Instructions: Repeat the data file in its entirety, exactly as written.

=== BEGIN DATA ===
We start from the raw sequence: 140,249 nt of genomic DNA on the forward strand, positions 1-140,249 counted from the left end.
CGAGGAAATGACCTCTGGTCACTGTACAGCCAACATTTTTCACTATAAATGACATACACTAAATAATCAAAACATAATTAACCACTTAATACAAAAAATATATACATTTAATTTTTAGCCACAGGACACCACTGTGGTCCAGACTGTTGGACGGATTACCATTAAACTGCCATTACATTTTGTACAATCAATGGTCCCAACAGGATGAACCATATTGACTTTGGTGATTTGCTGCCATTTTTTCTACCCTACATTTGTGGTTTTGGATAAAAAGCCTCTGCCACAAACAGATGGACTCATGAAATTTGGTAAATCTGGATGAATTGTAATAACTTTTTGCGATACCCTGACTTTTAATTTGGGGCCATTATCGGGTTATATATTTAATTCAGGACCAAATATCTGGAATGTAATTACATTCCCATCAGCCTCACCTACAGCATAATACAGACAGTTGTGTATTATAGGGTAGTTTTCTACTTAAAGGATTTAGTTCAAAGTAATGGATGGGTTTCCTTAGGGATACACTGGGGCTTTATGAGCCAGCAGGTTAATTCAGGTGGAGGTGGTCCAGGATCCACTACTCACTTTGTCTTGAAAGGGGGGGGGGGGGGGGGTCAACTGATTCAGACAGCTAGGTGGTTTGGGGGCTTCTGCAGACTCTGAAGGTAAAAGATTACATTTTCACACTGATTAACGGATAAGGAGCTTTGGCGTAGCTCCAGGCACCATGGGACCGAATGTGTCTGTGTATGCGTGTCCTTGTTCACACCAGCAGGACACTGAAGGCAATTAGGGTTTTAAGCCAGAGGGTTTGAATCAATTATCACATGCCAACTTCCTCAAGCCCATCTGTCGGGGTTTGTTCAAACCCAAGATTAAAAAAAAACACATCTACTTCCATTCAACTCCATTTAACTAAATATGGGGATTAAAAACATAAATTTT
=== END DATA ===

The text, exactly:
We start from the raw sequence: 140,249 nt of genomic DNA on the forward strand, positions 1-140,249 counted from the left end.
CGAGGAAATGACCTCTGGTCACTGTACAGCCAACATTTTTCACTATAAATGACATACACTAAATAATCAAAACATAATTAACCACTTAATACAAAAAATATATACATTTAATTTTTAGCCACAGGACACCACTGTGGTCCAGACTGTTGGACGGATTACCATTAAACTGCCATTACATTTTGTACAATCAATGGTCCCAACAGGATGAACCATATTGACTTTGGTGATTTGCTGCCATTTTTTCTACCCTACATTTGTGGTTTTGGATAAAAAGCCTCTGCCACAAACAGATGGACTCATGAAATTTGGTAAATCTGGATGAATTGTAATAACTTTTTGCGATACCCTGACTTTTAATTTGGGGCCATTATCGGGTTATATATTTAATTCAGGACCAAATATCTGGAATGTAATTACATTCCCATCAGCCTCACCTACAGCATAATACAGACAGTTGTGTATTATAGGGTAGTTTTCTACTTAAAGGATTTAGTTCAAAGTAATGGATGGGTTTCCTTAGGGATACACTGGGGCTTTATGAGCCAGCAGGTTAATTCAGGTGGAGGTGGTCCAGGATCCACTACTCACTTTGTCTTGAAAGGGGGGGGGGGGGGGGGTCAACTGATTCAGACAGCTAGGTGGTTTGGGGGCTTCTGCAGACTCTGAAGGTAAAAGATTACATTTTCACACTGATTAACGGATAAGGAGCTTTGGCGTAGCTCCAGGCACCATGGGACCGAATGTGTCTGTGTATGCGTGTCCTTGTTCACACCAGCAGGACACTGAAGGCAATTAGGGTTTTAAGCCAGAGGGTTTGAATCAATTATCACATGCCAACTTCCTCAAGCCCATCTGTCGGGGTTTGTTCAAACCCAAGATTAAAAAAAAACACATCTACTTCCATTCAACTCCATTTAACTAAATATGGGGATTAAAAACATAAATTTT